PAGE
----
Written by Chris DeStefano, Hillary Lindsey, and Carrie Underwood
With her latest single, Carrie Underwood once again reaffirms that she is among the best and most compelling artists of modern country music.
A depiction of verbal and emotional abuse on an epic scale, “Little Toy Guns” captures a truth not often talked about: that domestic violence can wound and scar without ever once raising a hand or breaking the skin, and can cause lasting collateral damage beyond even its intended target.
Written by Chris DeStefano, Brett James, and Carrie Underwood
If anybody’s going to sing a song about the power of the water to cleanse your soul, it should be Carrie Underwood. Her voice and her presence on record are enough to wash country listeners’ ears clean from all the dreck we’re being assaulted with these days.
Underwood previews her upcoming hits collection by revisiting a theme that she’s explored before, but with a wisdom and maturity that can only come from life experience. “Something in the Water” shifts the transformative experience of “Jesus, Take the Wheel” into the first person, a sign, along with her co-writing credit, of how much more personal ownership she now takes over her work. So as great as that first hit was, it’s the new release that throbs with urgency and intensity, moving the spiritual experience from something philosophical into something viscerally real.
Miranda Lambert’s tempting fate with her titles, calling her upcoming album Platinum and her high-profile collaboration with Carrie Underwood, “Somethin’ Bad.”
No word for a while yet on whether the album will sell a million copies, but as far as the single goes, it lives up to the promise of the two singers more than it does to its title.
It does so by trying not to be as ambitious as the caliber of the collaborators would make you expect it to be. This was a trap both ladies fell into when collaborating with other A-listers, making Lambert’s duet with Keith Urban and Underwood’s with Brad Paisley not as successful as they could’ve been.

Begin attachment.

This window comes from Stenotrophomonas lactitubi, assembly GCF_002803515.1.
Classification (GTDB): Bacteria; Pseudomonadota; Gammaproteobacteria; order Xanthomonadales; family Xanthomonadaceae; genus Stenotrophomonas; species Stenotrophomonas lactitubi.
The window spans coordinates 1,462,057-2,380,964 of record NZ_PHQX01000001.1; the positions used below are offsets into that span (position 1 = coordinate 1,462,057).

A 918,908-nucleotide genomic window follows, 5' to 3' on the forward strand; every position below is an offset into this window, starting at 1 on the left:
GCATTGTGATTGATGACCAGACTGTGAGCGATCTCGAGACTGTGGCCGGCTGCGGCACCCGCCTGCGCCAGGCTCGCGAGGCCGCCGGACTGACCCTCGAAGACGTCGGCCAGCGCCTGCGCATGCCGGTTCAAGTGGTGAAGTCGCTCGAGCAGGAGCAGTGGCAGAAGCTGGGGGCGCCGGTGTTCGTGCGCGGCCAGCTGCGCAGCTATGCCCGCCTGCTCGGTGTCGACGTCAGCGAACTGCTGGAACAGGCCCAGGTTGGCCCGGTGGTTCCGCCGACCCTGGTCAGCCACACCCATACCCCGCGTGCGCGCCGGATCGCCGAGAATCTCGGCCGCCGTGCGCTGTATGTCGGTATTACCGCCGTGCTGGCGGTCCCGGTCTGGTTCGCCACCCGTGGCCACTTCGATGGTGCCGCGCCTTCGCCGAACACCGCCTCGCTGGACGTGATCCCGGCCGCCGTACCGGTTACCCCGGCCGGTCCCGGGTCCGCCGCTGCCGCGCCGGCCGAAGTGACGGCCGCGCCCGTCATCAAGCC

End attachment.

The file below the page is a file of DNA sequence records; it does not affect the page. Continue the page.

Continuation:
This is just a plain ol’ good girls on their baddest behavior ditty. Well, not their baddest behavior. Underwood doesn’t key up anyone’s car and Lambert doesn’t kill anybody. But it’s all in good fun, and both ladies can perform the thing solo just fine when the other isn’t around.
And kudos to the production, I feel I should mention. There were a few moments I thought it was gonna go all eighties glam rock, but the record pulls back before it goes over the edge, and we get just the ladies and a rhythm track, which actually supports the lyric better. Somethin’ bad’s gonna happen, but….not yet. Good stuff.
Written by Chris DeStefano, Brett James, and Priscilla Renea
Using the word rewind in 2014 is a bit dated and quaint, don’t you think?
But it’s better than “re-fall” and “re-fly”, the uses of which nearly derail in the bridge what has been a satisfactory journey so far. The concept might be old school, but the Rascal Flatts boys are still very much in the present, turning in a nice variation on their trademark harmonies that allow Gary LeVox to let loose a little bit. He’s not as nasal as he’s been in the past, and when he goes for the power vocals toward the end, he sounds a lot more raw than I can ever remember hearing him.
There’s something slightly melancholy about Rascal Flatts these days. A major commercial act that was never known for its artistry has begun to fade. Their relevance is on shaky ground, almost sadly dependent on the whims of radio and consumer interests. I don’t know why their sound slowly went out of style, any more than I can tell you why they were moving four million units an album at their peak.
But against today’s landscape, there’s something comforting about the way that they’re still doing things. They may not be at the top of the game, but at least they’re still playing.
Written by Chris DeStefano, Ashley Gorley, and Eric Paslay